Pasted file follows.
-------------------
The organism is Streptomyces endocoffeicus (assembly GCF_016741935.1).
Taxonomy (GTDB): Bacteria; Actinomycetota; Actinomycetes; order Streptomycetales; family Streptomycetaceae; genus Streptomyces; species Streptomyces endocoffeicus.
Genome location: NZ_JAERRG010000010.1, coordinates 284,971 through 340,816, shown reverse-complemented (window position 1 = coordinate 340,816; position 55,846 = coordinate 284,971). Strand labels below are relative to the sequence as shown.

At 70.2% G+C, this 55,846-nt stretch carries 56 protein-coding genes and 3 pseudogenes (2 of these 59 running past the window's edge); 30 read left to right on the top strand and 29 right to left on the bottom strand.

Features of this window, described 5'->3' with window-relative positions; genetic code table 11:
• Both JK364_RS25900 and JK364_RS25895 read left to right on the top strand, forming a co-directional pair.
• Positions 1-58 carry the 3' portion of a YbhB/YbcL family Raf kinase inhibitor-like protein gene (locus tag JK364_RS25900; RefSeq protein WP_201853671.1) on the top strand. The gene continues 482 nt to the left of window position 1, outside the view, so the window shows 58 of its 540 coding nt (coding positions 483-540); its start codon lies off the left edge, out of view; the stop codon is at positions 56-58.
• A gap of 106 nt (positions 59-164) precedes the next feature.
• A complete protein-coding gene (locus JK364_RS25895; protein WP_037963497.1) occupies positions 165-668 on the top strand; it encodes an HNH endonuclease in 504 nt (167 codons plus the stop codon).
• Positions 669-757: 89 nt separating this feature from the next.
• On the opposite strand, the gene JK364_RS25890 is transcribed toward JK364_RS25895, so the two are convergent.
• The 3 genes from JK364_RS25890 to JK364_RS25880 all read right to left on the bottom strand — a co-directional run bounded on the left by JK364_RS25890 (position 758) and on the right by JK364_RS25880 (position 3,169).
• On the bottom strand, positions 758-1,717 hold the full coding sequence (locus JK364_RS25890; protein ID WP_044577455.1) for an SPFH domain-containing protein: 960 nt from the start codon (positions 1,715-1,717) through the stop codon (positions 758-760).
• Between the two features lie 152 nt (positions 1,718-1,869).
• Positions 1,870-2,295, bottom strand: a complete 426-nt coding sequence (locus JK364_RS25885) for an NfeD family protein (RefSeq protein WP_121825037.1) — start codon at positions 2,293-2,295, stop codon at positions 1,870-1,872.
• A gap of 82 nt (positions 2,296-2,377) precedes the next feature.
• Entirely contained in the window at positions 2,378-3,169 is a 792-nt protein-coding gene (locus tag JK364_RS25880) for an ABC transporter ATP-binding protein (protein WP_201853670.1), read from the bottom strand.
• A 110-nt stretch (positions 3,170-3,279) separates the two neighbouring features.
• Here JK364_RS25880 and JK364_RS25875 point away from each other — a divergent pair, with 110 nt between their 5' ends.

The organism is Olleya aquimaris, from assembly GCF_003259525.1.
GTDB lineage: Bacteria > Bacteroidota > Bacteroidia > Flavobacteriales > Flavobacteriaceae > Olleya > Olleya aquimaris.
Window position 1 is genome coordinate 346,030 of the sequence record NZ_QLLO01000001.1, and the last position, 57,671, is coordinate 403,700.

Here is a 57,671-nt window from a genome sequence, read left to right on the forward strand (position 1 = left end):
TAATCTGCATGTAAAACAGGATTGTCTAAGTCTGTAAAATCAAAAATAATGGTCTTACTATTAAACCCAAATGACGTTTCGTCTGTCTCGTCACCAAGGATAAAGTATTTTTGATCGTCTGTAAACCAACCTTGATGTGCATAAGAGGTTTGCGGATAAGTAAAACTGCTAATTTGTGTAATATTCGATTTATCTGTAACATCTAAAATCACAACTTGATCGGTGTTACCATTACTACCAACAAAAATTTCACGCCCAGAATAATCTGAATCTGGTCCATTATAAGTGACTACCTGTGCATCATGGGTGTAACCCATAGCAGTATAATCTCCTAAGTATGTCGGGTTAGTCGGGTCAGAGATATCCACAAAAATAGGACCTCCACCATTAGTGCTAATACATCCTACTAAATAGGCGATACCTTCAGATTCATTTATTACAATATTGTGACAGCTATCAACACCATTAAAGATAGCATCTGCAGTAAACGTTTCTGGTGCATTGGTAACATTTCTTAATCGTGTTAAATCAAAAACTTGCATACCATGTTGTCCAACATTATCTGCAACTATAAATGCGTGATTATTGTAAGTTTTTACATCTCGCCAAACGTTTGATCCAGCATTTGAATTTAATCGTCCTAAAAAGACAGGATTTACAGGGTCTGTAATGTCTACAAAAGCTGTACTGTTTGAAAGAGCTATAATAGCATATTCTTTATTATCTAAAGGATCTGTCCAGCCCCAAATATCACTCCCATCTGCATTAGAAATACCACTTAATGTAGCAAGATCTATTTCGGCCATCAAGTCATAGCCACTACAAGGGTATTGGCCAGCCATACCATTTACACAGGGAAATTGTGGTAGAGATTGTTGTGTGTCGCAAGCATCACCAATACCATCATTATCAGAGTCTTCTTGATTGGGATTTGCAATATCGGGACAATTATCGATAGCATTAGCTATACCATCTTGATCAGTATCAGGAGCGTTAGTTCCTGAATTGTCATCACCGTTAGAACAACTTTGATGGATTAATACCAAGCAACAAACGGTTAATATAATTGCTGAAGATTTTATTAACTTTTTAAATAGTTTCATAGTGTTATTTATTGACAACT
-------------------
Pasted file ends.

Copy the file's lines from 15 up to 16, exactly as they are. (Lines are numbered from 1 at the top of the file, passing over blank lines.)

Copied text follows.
• Positions 1,870-2,295, bottom strand: a complete 426-nt coding sequence (locus JK364_RS25885) for an NfeD family protein (RefSeq protein WP_121825037.1) — start codon at positions 2,293-2,295, stop codon at positions 1,870-1,872.
• A gap of 82 nt (positions 2,296-2,377) precedes the next feature.